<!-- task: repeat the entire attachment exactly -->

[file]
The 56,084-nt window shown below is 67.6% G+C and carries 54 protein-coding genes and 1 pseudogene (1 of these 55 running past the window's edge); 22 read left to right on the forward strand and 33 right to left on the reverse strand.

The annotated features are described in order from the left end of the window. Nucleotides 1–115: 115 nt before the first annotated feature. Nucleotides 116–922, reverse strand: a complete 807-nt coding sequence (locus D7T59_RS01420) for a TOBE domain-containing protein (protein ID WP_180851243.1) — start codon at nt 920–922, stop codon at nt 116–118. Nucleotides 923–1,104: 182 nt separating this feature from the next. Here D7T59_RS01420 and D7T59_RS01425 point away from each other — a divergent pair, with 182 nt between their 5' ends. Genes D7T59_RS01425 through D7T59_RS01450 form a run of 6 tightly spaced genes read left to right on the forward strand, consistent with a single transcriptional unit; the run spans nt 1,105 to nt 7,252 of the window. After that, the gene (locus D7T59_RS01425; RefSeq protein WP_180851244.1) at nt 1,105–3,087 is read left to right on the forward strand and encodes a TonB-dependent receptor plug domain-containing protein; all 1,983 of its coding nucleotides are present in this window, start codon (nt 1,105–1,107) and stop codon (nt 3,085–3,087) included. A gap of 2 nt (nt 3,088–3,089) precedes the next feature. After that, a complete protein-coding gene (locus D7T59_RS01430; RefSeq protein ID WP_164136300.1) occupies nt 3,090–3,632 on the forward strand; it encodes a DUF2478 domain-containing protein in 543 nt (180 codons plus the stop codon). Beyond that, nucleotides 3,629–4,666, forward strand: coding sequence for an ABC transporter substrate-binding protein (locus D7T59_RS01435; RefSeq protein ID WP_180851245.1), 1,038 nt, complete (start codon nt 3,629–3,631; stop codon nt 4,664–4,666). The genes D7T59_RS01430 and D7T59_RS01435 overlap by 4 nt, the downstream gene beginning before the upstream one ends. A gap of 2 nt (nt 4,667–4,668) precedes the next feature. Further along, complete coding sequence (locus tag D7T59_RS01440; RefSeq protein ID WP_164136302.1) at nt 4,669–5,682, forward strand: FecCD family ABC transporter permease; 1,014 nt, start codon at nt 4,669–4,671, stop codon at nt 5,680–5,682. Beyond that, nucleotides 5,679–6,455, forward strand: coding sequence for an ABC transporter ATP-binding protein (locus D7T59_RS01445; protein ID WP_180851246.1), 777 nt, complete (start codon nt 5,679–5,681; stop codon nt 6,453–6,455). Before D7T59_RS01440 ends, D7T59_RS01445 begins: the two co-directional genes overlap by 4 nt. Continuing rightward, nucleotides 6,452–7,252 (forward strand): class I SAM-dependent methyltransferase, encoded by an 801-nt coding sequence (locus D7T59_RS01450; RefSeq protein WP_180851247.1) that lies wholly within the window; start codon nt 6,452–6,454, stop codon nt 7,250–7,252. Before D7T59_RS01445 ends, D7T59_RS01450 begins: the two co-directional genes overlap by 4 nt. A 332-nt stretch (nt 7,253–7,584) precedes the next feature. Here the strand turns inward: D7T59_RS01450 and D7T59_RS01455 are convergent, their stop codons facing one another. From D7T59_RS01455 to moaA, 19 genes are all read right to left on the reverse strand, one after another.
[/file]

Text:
The 56,084-nt window shown below is 67.6% G+C and carries 54 protein-coding genes and 1 pseudogene (1 of these 55 running past the window's edge); 22 read left to right on the forward strand and 33 right to left on the reverse strand.

The annotated features are described in order from the left end of the window. Nucleotides 1–115: 115 nt before the first annotated feature. Nucleotides 116–922, reverse strand: a complete 807-nt coding sequence (locus D7T59_RS01420) for a TOBE domain-containing protein (protein ID WP_180851243.1) — start codon at nt 920–922, stop codon at nt 116–118. Nucleotides 923–1,104: 182 nt separating this feature from the next. Here D7T59_RS01420 and D7T59_RS01425 point away from each other — a divergent pair, with 182 nt between their 5' ends. Genes D7T59_RS01425 through D7T59_RS01450 form a run of 6 tightly spaced genes read left to right on the forward strand, consistent with a single transcriptional unit; the run spans nt 1,105 to nt 7,252 of the window. After that, the gene (locus D7T59_RS01425; RefSeq protein WP_180851244.1) at nt 1,105–3,087 is read left to right on the forward strand and encodes a TonB-dependent receptor plug domain-containing protein; all 1,983 of its coding nucleotides are present in this window, start codon (nt 1,105–1,107) and stop codon (nt 3,085–3,087) included. A gap of 2 nt (nt 3,088–3,089) precedes the next feature. After that, a complete protein-coding gene (locus D7T59_RS01430; RefSeq protein ID WP_164136300.1) occupies nt 3,090–3,632 on the forward strand; it encodes a DUF2478 domain-containing protein in 543 nt (180 codons plus the stop codon). Beyond that, nucleotides 3,629–4,666, forward strand: coding sequence for an ABC transporter substrate-binding protein (locus D7T59_RS01435; RefSeq protein ID WP_180851245.1), 1,038 nt, complete (start codon nt 3,629–3,631; stop codon nt 4,664–4,666). The genes D7T59_RS01430 and D7T59_RS01435 overlap by 4 nt, the downstream gene beginning before the upstream one ends. A gap of 2 nt (nt 4,667–4,668) precedes the next feature. Further along, complete coding sequence (locus tag D7T59_RS01440; RefSeq protein ID WP_164136302.1) at nt 4,669–5,682, forward strand: FecCD family ABC transporter permease; 1,014 nt, start codon at nt 4,669–4,671, stop codon at nt 5,680–5,682. Beyond that, nucleotides 5,679–6,455, forward strand: coding sequence for an ABC transporter ATP-binding protein (locus D7T59_RS01445; protein ID WP_180851246.1), 777 nt, complete (start codon nt 5,679–5,681; stop codon nt 6,453–6,455). Before D7T59_RS01440 ends, D7T59_RS01445 begins: the two co-directional genes overlap by 4 nt. Continuing rightward, nucleotides 6,452–7,252 (forward strand): class I SAM-dependent methyltransferase, encoded by an 801-nt coding sequence (locus D7T59_RS01450; RefSeq protein WP_180851247.1) that lies wholly within the window; start codon nt 6,452–6,454, stop codon nt 7,250–7,252. Before D7T59_RS01445 ends, D7T59_RS01450 begins: the two co-directional genes overlap by 4 nt. A 332-nt stretch (nt 7,253–7,584) precedes the next feature. Here the strand turns inward: D7T59_RS01450 and D7T59_RS01455 are convergent, their stop codons facing one another. From D7T59_RS01455 to moaA, 19 genes are all read right to left on the reverse strand, one after another.